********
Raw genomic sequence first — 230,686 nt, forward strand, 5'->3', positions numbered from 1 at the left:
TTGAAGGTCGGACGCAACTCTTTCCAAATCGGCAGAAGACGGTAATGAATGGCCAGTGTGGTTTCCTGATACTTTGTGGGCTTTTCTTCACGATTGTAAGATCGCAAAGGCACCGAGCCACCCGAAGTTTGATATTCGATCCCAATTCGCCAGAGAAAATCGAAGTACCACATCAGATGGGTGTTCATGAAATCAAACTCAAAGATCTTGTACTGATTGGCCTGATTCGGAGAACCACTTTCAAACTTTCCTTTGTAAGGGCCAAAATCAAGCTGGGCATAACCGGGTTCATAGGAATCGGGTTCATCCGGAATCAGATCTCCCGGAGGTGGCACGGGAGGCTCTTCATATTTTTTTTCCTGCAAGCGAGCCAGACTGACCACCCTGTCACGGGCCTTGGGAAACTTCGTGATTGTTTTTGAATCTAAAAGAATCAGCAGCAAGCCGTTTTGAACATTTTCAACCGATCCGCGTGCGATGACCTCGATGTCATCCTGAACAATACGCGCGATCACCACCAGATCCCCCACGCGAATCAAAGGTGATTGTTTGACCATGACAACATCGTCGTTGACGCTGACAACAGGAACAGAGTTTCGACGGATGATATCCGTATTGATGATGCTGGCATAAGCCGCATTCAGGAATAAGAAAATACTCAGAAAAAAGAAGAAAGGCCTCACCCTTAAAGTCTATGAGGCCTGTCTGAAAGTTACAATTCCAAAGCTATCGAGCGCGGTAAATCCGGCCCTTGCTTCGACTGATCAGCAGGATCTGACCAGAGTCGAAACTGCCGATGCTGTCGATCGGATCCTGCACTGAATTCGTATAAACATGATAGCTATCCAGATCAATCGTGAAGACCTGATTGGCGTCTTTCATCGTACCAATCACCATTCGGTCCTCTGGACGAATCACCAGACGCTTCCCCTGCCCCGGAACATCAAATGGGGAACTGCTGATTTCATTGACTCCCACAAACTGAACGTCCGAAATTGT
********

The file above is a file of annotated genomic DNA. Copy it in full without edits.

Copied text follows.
Raw genomic sequence first — 230,686 nt, forward strand, 5'->3', positions numbered from 1 at the left:
TTGAAGGTCGGACGCAACTCTTTCCAAATCGGCAGAAGACGGTAATGAATGGCCAGTGTGGTTTCCTGATACTTTGTGGGCTTTTCTTCACGATTGTAAGATCGCAAAGGCACCGAGCCACCCGAAGTTTGATATTCGATCCCAATTCGCCAGAGAAAATCGAAGTACCACATCAGATGGGTGTTCATGAAATCAAACTCAAAGATCTTGTACTGATTGGCCTGATTCGGAGAACCACTTTCAAACTTTCCTTTGTAAGGGCCAAAATCAAGCTGGGCATAACCGGGTTCATAGGAATCGGGTTCATCCGGAATCAGATCTCCCGGAGGTGGCACGGGAGGCTCTTCATATTTTTTTTCCTGCAAGCGAGCCAGACTGACCACCCTGTCACGGGCCTTGGGAAACTTCGTGATTGTTTTTGAATCTAAAAGAATCAGCAGCAAGCCGTTTTGAACATTTTCAACCGATCCGCGTGCGATGACCTCGATGTCATCCTGAACAATACGCGCGATCACCACCAGATCCCCCACGCGAATCAAAGGTGATTGTTTGACCATGACAACATCGTCGTTGACGCTGACAACAGGAACAGAGTTTCGACGGATGATATCCGTATTGATGATGCTGGCATAAGCCGCATTCAGGAATAAGAAAATACTCAGAAAAAAGAAGAAAGGCCTCACCCTTAAAGTCTATGAGGCCTGTCTGAAAGTTACAATTCCAAAGCTATCGAGCGCGGTAAATCCGGCCCTTGCTTCGACTGATCAGCAGGATCTGACCAGAGTCGAAACTGCCGATGCTGTCGATCGGATCCTGCACTGAATTCGTATAAACATGATAGCTATCCAGATCAATCGTGAAGACCTGATTGGCGTCTTTCATCGTACCAATCACCATTCGGTCCTCTGGACGAATCACCAGACGCTTCCCCTGCCCCGGAACATCAAATGGGGAACTGCTGATTTCATTGACTCCCACAAACTGAACGTCCGAAATTGT